“Most of the calls I get are people who want to automatically file a suit,” Dietz said. “They have to go through the steps. … If they can’t get anywhere with HR, they have to file a formal complaint with the employer. … So let’s say you requested the accommodation, they said no, then what you would do is you would file a complaint to say, ‘This doesn’t work for me.’ The problem that you have is, the onus really falls on the disabled person. … So many people don’t understand the fact that they have to jump through the hoops with the person who denied them in the first place.”

I ask if the ADA should exist in a way where we have to do the work to ensure we can exist in a primarily inaccessible world.

“The answer is yes,” he said. “The disabled person knows more about what they need than the employer.” Dietz said that after the employee has made an official request for an accommodation, the employer has the right for an additional investigation into the request.

“The ADA does not pertain to federal buildings at all,” said Dietz. “The Architectural Barriers Act does.” The ABA, enacted in 1968, stands as the first measure by Congress to ensure disabled people had access to the built environment. Deitz gestured around the uniquely accessible courtroom constructed in 2007 where we were standing. He pointed to the place where spectators could sit and watch proceedings—known as the Gallery—which has an empty space at the end of each row for a wheelchair user, instead of relegating all of us to the back row in the normal move for “technical” accessibility. (The swinging gate one must pass through to approach the bench, however, remains heavy and inaccessible.) The lectern moves up and down on a switch, the jury box has spaces for a wheelchair user, and each juror has a screen, too. Even the witness stand allows for a wheelchair user to approach.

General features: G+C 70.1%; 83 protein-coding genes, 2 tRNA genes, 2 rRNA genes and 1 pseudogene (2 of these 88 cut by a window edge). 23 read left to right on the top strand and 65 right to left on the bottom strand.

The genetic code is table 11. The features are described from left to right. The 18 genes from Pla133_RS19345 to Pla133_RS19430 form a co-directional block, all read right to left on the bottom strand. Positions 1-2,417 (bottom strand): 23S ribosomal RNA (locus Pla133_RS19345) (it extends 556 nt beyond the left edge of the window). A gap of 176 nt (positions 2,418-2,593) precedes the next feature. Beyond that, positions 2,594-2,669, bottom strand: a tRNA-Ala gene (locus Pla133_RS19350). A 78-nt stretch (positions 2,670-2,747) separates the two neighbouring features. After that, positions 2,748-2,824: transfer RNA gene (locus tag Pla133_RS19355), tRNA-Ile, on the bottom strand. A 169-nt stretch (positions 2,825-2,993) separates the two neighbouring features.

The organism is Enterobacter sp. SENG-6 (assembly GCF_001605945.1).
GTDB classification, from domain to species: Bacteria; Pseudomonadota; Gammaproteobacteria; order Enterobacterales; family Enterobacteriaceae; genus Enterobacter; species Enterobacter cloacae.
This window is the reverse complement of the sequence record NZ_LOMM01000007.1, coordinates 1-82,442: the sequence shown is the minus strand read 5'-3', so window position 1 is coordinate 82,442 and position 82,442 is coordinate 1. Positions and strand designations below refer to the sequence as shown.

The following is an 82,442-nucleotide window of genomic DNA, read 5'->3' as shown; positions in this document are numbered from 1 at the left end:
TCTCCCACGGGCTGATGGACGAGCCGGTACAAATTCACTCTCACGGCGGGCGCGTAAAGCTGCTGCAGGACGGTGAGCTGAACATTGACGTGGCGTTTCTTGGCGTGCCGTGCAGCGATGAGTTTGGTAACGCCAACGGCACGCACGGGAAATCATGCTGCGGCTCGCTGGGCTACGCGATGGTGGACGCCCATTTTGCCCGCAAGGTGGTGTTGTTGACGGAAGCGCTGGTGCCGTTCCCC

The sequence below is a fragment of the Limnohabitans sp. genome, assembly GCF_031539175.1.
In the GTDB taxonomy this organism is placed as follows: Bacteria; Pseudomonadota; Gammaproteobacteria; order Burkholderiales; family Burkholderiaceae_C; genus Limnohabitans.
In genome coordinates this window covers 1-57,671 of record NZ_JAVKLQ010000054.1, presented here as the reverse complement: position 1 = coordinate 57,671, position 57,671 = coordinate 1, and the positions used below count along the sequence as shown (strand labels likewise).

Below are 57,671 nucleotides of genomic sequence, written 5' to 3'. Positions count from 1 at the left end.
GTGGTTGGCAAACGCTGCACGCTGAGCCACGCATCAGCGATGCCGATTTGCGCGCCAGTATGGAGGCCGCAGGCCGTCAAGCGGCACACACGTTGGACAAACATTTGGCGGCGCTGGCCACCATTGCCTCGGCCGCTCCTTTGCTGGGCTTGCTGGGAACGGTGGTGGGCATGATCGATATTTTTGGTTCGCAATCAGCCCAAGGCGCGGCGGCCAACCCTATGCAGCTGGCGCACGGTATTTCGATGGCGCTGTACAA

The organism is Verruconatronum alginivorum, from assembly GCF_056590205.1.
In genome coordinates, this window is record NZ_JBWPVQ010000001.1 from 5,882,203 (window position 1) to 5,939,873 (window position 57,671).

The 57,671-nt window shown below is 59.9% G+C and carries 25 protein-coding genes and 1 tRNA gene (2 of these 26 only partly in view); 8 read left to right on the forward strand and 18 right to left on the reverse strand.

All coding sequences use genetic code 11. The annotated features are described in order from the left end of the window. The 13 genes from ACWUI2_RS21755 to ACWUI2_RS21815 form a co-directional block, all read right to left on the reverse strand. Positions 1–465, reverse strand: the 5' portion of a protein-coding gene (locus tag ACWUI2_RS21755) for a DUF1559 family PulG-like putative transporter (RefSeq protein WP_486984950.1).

Senior Judge Paul Huck, who presides over the courtroom, came out to talk, down a short set of stairs leading up to the door of his chambers. I asked whether that access route could also be made accessible, and Dietz and the aide both laughed.

“For a judge, they’d make accessibility happen!” Federal judges, the number of whom is constantly in flux, serve for life. A 2019 article by the Center for American Progress notes that the authors were unable to locate any publicly available data on the number of sitting federal judges with disabilities. Similarly, disabled people are severely underrepresented in elected office, like Congress or the U.S. House of Representatives. Without disabled people in the Legislative and Judicial Branches, creating and enforcing the laws that affect our everyday lives, is it any wonder that the world remains as blatantly inaccessible as it is?

Even spaces that seem functional for one type of disability, like wheelchairs or scooters, may remain inaccessible for other types of disabilities, like d/Deaf or hard of hearing people. For example, determining the placement of Sign Language interpreters may change the way witnesses interact with all aspects of the courtroom while court is in session. Dietz has had cases where clients couldn’t see the interpreters, or where he objected with the interpreter’s interpretation. “These are all the [inaccessible] things that happen when you don’t have people with disabilities in the system.”

Dietz is a whirlwind as he talks, explaining that the court has three ADA coordinators who have been “phenomenal,” especially when compared to the state court. But he’s thoughtful about disabled people being involved themselves versus being represented by nondisabled people.

“There needs to be more pro se people, doing it themselves. More self-advocacy in this forum, because that’s how things get done. But now with the electronics, it makes things so much easier. There are so many blind attorneys that are able to do this on their own, it’s fantastic!”